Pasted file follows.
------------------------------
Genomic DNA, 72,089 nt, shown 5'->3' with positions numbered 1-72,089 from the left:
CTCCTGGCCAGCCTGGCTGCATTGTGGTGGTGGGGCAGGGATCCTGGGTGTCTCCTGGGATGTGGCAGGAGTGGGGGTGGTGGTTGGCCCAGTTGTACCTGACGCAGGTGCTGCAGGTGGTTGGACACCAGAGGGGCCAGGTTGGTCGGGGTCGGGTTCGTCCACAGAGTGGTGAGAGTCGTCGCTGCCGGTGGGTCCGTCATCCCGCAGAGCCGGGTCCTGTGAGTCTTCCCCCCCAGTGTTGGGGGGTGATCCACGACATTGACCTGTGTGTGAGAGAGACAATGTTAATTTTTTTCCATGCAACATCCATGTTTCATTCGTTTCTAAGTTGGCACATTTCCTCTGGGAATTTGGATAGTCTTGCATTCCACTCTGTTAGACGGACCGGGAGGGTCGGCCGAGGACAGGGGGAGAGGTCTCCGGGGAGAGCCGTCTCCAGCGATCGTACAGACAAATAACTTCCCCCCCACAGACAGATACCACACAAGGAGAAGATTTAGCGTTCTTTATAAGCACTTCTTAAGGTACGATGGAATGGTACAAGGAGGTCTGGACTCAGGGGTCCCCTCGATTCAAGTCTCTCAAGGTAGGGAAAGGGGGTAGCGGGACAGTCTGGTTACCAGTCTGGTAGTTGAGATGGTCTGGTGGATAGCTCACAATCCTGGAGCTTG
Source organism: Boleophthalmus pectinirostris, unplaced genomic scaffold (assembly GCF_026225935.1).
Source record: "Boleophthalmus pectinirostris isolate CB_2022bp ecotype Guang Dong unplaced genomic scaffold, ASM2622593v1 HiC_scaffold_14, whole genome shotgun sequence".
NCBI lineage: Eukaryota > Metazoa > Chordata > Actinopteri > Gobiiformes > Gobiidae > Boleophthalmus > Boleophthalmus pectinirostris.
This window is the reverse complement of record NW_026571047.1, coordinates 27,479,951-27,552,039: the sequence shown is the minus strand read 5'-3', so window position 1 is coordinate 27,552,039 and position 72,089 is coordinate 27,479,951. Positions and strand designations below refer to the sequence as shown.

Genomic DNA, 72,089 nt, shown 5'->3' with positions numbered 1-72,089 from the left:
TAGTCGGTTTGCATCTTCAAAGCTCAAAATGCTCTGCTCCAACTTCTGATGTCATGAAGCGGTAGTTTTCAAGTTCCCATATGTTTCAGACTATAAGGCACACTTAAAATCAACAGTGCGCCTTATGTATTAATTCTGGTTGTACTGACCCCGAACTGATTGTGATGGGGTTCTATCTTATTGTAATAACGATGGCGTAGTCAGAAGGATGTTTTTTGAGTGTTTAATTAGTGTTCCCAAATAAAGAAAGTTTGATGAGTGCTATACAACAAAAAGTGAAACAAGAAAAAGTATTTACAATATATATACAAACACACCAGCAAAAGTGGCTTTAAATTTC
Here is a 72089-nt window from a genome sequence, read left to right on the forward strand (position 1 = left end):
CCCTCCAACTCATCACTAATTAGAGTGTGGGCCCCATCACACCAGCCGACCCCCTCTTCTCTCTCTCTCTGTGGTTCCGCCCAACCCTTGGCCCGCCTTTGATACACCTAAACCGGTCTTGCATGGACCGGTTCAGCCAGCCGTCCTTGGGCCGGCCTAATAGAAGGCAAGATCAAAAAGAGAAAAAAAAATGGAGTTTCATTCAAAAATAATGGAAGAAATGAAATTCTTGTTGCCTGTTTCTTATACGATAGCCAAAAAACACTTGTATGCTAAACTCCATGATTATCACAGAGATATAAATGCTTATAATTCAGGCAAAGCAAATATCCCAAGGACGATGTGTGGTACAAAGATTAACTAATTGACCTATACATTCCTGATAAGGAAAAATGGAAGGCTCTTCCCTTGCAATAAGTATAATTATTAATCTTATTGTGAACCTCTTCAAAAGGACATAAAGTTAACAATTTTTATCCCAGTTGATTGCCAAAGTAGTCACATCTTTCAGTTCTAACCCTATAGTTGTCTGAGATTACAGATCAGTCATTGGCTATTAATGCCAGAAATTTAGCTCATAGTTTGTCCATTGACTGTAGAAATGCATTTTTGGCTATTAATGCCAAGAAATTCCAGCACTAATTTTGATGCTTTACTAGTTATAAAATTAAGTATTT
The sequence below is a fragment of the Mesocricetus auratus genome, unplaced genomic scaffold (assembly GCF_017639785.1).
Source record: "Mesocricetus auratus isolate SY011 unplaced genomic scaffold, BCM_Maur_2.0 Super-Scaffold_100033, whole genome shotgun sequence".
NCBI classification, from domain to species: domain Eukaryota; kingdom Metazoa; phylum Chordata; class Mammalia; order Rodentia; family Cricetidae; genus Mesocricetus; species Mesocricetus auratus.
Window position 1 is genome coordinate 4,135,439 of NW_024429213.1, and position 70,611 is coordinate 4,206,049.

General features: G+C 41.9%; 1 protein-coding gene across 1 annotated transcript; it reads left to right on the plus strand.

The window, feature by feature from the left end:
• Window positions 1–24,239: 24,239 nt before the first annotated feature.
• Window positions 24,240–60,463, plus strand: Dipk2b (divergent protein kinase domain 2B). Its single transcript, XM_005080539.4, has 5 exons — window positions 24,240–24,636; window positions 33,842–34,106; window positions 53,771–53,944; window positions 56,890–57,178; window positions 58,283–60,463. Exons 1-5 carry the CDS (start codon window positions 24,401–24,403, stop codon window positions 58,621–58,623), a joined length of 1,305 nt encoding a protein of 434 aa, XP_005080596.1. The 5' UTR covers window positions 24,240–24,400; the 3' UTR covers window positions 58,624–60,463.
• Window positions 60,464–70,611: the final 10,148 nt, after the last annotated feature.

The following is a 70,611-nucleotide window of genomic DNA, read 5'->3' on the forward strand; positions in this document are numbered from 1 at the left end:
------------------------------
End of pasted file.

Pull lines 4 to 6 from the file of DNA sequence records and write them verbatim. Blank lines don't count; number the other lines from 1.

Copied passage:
Source record: "Boleophthalmus pectinirostris isolate CB_2022bp ecotype Guang Dong unplaced genomic scaffold, ASM2622593v1 HiC_scaffold_14, whole genome shotgun sequence".
NCBI lineage: Eukaryota > Metazoa > Chordata > Actinopteri > Gobiiformes > Gobiidae > Boleophthalmus > Boleophthalmus pectinirostris.
This window is the reverse complement of record NW_026571047.1, coordinates 27,479,951-27,552,039: the sequence shown is the minus strand read 5'-3', so window position 1 is coordinate 27,552,039 and position 72,089 is coordinate 27,479,951. Positions and strand designations below refer to the sequence as shown.